Revolution, romanticism, and the Afro-Creole protest tradition in Louisiana, 1718-1868 [electronic resource] /
Caryn Cossé Bell.
Baton Rouge : Louisiana State University Press, 1997.
xv, 325 p. : ill. ; 24 cm.
0807120960 (cl : alk. paper)
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Baton Rouge : Louisiana State University Press, 1997.
0807120960 (cl : alk. paper)
Licensed for access by U. of T. users.
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Includes bibliographical references (p. [295]-312) and index.
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Full Text Reviews
Appeared in Choice on 1997-08:
Bell maintains that Louisiana's Radical Republican constitution of 1868 "was arguably the Reconstruction South's most radical blueprint for change" because it allowed African American citizens to enter society as equal participants. This book is a study of the development of a culture of protest among antebellum black Louisianians that led them to create the postwar South's most progressive vision of the future. Bell maintains that many traditions contributed to that vision: republican ideals borrowed from the American and French Revolutions; the experiences of participants in the St. Domingue slave rebellion, some of whom came to Louisiana; the influence of the Roman Catholic universalist ethic; and Romantic philosophy. In addition to the years indicated in the title, Bell also includes information on how the Afro-Creole protest tradition continued into the late 19th century and culminated in Homer Plessy's historic challenge to segregation by race that led to the 1896 decision by the US Supreme Court that established the constitutionality of "separate but equal" in American race relations. Highly recommended for all persons seeking a deep understanding of the African American experience. All levels. J. P. Sanson; Louisiana State University at Alexandria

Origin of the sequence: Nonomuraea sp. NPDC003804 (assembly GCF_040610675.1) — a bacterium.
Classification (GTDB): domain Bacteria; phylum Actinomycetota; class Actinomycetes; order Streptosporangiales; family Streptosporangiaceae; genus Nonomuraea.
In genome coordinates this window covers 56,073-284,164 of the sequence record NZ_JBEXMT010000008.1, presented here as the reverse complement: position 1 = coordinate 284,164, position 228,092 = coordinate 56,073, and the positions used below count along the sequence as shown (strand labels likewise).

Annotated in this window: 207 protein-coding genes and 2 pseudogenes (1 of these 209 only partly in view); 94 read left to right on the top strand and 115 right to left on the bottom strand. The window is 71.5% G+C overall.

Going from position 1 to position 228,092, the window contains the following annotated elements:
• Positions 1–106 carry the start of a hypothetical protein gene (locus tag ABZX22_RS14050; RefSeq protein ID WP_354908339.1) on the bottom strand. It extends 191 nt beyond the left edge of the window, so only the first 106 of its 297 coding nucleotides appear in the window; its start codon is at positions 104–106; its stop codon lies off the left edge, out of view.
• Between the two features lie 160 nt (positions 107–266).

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Choice, August 1997
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Table of Contents
Acknowledgmentsp. xiii
Introductionp. 1
Revolution and the Origins of Dissentp. 9
The Republican Cause and the Afro-Creole Militiap. 41
The New American Racial Orderp. 65
Romanticism, Social Protest, and Reformp. 89
French Freemasonry and the Republican Heritagep. 145
Spiritualism's Dissident Visionariesp. 187
War, Reconstruction, and the Politics of Radicalismp. 222
Conclusionp. 276
Membership in Two Masonic Lodges and Biographical Informationp. 283
Bibliographyp. 295
Indexp. 313
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